A federal judge is overturning a ban on out-of-state money for South Dakota ballot questions.
Voters approved that ban at the ballot box last year.
IM 24 sought to ban out-of-state people and groups from sending money to ballot question committees.
Backers of IM 24 brought the idea to the ballot box after attempts in the state legislature failed.
Proponents sought a ban after a political reform package known as IM 22 passed in 2016. That question was funded in part by a Massachusetts-based group Represent Us.
Cory Heidelberger is a blogger for Dakota Free Press. He initially brought a lawsuit against the state over IM24. Shortly there after, several groups like the South Dakota Newspaper Association and Americans for Prosperity filed a separate suit against the measure.
Heidelberger says it’s good to know South Dakota is still subject to the US constitution.
“I was confident throughout that the judge would see the merits of our argument that banning the participation and political activities of 99.7 percent of Americans just because they happen to live on the wrong side of the state line is unconstitutional, not to mention unworkable,” Heidelberger says.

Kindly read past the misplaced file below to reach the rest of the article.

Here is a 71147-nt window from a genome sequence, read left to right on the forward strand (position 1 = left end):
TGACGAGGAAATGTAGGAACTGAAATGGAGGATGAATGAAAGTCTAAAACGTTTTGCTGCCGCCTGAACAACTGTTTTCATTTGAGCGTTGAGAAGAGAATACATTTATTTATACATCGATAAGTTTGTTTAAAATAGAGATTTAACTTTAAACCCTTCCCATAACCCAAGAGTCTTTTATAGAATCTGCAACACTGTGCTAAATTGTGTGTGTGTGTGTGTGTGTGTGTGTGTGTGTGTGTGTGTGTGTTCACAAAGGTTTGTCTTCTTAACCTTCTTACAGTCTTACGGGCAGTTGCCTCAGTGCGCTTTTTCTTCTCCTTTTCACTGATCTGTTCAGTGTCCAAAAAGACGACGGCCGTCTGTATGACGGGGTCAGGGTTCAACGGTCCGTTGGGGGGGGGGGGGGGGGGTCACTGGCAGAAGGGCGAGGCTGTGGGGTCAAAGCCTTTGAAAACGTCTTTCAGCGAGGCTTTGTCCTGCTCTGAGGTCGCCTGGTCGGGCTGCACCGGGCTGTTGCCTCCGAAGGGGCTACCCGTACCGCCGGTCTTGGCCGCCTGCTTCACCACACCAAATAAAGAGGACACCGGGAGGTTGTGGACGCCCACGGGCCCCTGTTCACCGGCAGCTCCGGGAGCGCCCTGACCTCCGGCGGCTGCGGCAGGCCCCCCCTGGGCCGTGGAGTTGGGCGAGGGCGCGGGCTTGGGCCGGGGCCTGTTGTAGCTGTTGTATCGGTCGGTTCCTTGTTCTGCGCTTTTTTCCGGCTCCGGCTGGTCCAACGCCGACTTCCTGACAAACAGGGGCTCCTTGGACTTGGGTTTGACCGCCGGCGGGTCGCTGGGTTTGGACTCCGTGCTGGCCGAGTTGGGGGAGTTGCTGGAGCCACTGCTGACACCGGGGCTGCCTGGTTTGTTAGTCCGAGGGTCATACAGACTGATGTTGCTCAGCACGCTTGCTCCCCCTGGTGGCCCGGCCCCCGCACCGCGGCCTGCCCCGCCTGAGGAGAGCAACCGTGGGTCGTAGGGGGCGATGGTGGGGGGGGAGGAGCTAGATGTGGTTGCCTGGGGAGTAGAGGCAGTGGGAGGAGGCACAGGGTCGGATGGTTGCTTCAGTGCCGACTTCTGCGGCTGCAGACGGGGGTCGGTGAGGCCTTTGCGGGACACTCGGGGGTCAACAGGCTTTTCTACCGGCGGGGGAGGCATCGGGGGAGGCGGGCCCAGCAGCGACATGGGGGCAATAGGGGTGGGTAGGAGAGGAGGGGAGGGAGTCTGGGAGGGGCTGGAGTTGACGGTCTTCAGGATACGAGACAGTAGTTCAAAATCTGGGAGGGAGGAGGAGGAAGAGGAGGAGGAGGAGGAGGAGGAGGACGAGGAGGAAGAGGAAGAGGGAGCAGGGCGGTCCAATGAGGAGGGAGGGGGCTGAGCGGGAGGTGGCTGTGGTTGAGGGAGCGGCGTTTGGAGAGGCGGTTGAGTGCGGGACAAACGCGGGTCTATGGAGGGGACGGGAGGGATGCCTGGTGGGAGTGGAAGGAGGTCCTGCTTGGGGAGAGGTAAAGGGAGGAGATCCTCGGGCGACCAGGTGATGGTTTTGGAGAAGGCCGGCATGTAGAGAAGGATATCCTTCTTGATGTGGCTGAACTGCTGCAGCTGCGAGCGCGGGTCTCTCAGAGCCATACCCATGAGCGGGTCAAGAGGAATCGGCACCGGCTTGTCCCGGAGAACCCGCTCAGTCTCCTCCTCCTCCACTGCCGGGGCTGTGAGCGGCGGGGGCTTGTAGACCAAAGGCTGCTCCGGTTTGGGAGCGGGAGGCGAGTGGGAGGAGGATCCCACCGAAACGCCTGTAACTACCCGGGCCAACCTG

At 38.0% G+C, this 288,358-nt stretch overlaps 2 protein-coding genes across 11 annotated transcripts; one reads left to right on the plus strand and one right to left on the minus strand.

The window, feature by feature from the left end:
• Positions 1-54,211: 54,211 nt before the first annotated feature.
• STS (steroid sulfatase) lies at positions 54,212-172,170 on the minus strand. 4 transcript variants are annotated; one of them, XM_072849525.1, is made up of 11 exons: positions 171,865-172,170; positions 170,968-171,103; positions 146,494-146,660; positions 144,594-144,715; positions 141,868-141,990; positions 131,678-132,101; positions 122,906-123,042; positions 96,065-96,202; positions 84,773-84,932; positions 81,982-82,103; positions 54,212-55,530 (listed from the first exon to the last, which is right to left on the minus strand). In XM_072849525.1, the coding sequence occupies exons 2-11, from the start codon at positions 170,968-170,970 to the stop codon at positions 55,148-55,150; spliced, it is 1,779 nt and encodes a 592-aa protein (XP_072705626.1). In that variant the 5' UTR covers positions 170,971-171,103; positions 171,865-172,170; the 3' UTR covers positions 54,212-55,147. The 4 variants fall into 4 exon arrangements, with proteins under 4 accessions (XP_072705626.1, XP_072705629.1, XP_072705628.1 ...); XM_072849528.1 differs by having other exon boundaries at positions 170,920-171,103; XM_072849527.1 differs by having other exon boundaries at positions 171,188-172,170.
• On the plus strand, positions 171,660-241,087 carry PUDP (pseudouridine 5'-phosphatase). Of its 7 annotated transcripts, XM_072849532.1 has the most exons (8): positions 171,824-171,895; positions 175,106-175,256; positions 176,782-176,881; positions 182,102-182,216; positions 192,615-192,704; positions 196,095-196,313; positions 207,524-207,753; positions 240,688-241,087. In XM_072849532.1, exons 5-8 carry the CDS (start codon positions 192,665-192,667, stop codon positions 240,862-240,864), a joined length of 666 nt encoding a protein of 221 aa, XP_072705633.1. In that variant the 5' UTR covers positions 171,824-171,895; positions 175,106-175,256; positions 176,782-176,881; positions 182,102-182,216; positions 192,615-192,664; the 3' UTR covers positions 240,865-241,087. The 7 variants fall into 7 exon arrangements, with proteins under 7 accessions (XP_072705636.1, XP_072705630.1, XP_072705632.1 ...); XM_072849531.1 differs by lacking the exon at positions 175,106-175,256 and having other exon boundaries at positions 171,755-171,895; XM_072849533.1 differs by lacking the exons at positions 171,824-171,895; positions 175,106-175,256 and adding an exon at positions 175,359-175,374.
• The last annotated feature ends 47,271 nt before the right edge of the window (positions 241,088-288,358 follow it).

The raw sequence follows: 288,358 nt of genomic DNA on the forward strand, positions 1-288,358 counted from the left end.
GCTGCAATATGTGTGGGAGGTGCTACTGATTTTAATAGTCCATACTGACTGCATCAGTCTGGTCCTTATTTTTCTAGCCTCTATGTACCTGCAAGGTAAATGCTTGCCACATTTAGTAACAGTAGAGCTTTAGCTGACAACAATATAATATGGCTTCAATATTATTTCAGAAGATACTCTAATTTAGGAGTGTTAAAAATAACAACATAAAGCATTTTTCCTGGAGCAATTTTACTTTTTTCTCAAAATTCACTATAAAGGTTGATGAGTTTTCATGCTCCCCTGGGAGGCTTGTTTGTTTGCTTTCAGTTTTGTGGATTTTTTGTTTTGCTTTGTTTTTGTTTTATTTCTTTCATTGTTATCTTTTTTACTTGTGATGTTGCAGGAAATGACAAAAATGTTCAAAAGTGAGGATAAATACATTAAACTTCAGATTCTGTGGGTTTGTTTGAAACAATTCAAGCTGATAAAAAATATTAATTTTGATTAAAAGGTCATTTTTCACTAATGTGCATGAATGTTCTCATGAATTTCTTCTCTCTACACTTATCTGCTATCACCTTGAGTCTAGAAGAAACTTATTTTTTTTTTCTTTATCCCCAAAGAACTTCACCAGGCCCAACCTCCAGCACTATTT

Heidelberger says the ban on out-of-state money to ballot questions was another attempt by the legislature to undermine grassroots ballot questions.
Federal judge Charles Kornmann says Initiated Measure 24 is unconstitutional because it violates First Amendment rights to engage in political speech and to associate with others to fund political speech.
He further writes that it interferes with the free flow of money between persons or entities from another state and ballot questions committees in South Dakota.